Despite solid top- and bottom-line growth last quarter, shares of audio chip developer Cirrus Logic (NASDAQ: CRUS) have been falling over the past three months and are down roughly 6% year-to-date. The reason? Cirrus has offered a fairly uninspiring revenue forecast for the remainder of the year, and investors appear to be growing uneasy about the lack of visibility into the company's growth. Here are the items I'll be watching most closely when the company reports its second-quarter earnings on Nov. 2.
For now, it's still all about Apple
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Last quarter, Apple accounted for 76% of Cirrus' sales, which was down a bit from 79% in fiscal 2017. The new iPhone 8 and iPhone X models are expected to factor heavily into Cirrus' results for the remainder of the year. But predicting how much of a bump those new models provided for Cirrus' sales in the second quarter is a guessing game. On its last conference call, the company stated it expected production to ramp up for product launches in the transition period between Q2 and Q3, and that even small changes in timing could cause big revenue swings. There have also been reports of production issues with the iPhone X, and any manufacturing delays may cause Cirrus' revenue to come in below expectations this quarter.
Additionally, at least one analyst thinks that Cirrus' Apple business is topping out right now. Bank of America Merrill Lynch recently initiated coverage on Cirrus with an underperform rating and a price target of $50, citing concerns that the company's iPhone content may peak in fiscal year 2018. Merrill analyst Adam Gonzalez expects Cirrus' revenue to decelerate from the 24% compound annual growth rate of the past decade to just a 5% CAGR from fiscal 2017 through 2020.
Where will revenue growth come from?
The big question on investors' minds is where does revenue growth go from here? Last year, revenue grew 32% to reach $1.54 billion. And in the first quarter, revenue was up a healthy 23.6% to $320.7 million as the company notched additional content wins with smartphone OEMs.
But Cirrus' growth is expected to stall this quarter, with revenue guidance from the company of $390 million to $430 million, which represents a 4% year-over-year decline at the midpoint. Analysts are only slightly more optimistic, with an average estimate of $410.3 million.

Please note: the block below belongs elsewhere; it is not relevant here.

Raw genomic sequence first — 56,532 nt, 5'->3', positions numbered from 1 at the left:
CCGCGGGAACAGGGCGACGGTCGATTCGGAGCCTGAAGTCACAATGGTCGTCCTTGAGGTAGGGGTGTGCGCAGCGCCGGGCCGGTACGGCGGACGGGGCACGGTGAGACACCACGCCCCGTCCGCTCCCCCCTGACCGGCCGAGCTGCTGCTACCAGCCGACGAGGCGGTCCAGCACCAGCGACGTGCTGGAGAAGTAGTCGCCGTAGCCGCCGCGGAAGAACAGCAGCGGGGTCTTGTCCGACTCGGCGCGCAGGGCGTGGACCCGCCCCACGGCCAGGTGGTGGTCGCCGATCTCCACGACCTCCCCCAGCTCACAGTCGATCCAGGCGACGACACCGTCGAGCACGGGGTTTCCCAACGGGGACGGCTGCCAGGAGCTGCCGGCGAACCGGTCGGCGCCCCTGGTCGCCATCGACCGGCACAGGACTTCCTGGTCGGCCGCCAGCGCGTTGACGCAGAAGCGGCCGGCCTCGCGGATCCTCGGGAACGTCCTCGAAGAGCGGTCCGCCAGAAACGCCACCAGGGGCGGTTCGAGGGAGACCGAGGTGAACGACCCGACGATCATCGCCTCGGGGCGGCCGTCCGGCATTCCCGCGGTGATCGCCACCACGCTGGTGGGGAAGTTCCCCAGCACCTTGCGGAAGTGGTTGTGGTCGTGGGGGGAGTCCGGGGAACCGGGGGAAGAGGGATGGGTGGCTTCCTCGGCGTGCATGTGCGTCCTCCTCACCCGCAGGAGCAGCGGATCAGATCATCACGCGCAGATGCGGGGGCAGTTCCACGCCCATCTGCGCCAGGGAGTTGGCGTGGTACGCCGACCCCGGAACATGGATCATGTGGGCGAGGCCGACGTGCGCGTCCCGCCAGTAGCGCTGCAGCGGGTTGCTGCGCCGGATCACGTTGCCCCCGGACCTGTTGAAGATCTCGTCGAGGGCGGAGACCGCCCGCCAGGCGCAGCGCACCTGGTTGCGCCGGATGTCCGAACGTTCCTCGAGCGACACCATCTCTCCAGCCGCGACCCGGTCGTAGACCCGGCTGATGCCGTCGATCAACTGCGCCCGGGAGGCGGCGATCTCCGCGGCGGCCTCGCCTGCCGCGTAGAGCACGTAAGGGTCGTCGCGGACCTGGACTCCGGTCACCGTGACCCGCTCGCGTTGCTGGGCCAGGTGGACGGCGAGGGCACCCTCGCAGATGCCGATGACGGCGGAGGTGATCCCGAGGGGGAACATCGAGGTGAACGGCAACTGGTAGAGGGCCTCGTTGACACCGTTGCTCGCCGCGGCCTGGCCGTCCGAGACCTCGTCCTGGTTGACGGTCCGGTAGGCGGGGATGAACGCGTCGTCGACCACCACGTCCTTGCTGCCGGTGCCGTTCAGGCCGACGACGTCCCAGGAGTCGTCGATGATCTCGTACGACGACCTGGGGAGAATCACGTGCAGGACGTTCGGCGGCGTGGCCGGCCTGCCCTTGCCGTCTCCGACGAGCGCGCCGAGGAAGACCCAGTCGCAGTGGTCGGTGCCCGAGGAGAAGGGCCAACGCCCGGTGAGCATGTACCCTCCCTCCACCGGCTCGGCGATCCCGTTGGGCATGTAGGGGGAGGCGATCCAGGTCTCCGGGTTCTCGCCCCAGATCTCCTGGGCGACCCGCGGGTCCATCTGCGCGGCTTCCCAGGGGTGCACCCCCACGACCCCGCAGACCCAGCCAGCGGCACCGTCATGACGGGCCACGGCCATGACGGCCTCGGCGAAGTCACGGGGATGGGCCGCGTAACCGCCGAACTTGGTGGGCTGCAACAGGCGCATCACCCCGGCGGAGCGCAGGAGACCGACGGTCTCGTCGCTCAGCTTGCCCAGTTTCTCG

Beyond this quarter, Cirrus hasn't provided full-year revenue guidance, saying only that it expects "modest" growth for fiscal 2018. Analysts, on average, are expecting yearly revenue of $1.64 billion, which would represent 6.5% annual growth.
In the near term, Cirrus is pursuing a strategy of getting more of its products like smart codecs and boosted amps into mid-tier Android-based phones, as manufacturers keep adding premium audio features to differentiate themselves. Additional content wins with these customers appears to be Cirrus' fastest route to incremental growth beyond current forecasts.
Look for updates on Cirrus' biggest opportunities
Cirrus is working on a handful of longer-term initiatives that could prove to be transformative. The company believes we are entering a golden age for digital headsets, fueled in part by the transition of Android devices to the USB-C interface (which allows headsets to be powered by the phone). With an average selling price for its digital headset codecs between $1 and $3, and an estimated market of more than 1 billion units within three years, it's easy to see why Cirrus is investing heavily in this space.
Cirrus has also created a voice biometrics chip that can positively ID a user's voice on a local device without sending data to the cloud. Noting that the potential here is at least as big as the fingerprint ID market, CEO Jason Rhode has said that the voice biometrics opportunity is "large, relative to the size of the company."
Finally, Cirrus is attempting to become a major player in the MEMS microphones business by becoming the most reliable supplier. Though microphones are a much lower-margin business than Cirrus' other core products, the sales potential here is enormous -- with large customers purchasing more than 1 billion units a year.
Though questions remain about Cirrus' future growth and earnings are likely to remain lumpy for a while, Cirrus' shares are currently trading at a trailing-12-month price-to-earnings ratio of around 13. By this metric, that's as cheap as its stock has been in the last three years. That seems low for a company still expected to increase revenue over the next couple of years, with multiple options for strong future growth. Should any of Cirrus' bigger investments pay off down the road, investors today may be getting in on a real bargain.
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Andy Gould owns shares of Apple and Cirrus Logic. The Motley Fool owns shares of and recommends Apple. The Motley Fool has the following options: long January 2020 $150 calls on Apple and short January 2020 $155 calls on Apple. The Motley Fool recommends Cirrus Logic. The Motley Fool has a disclosure policy.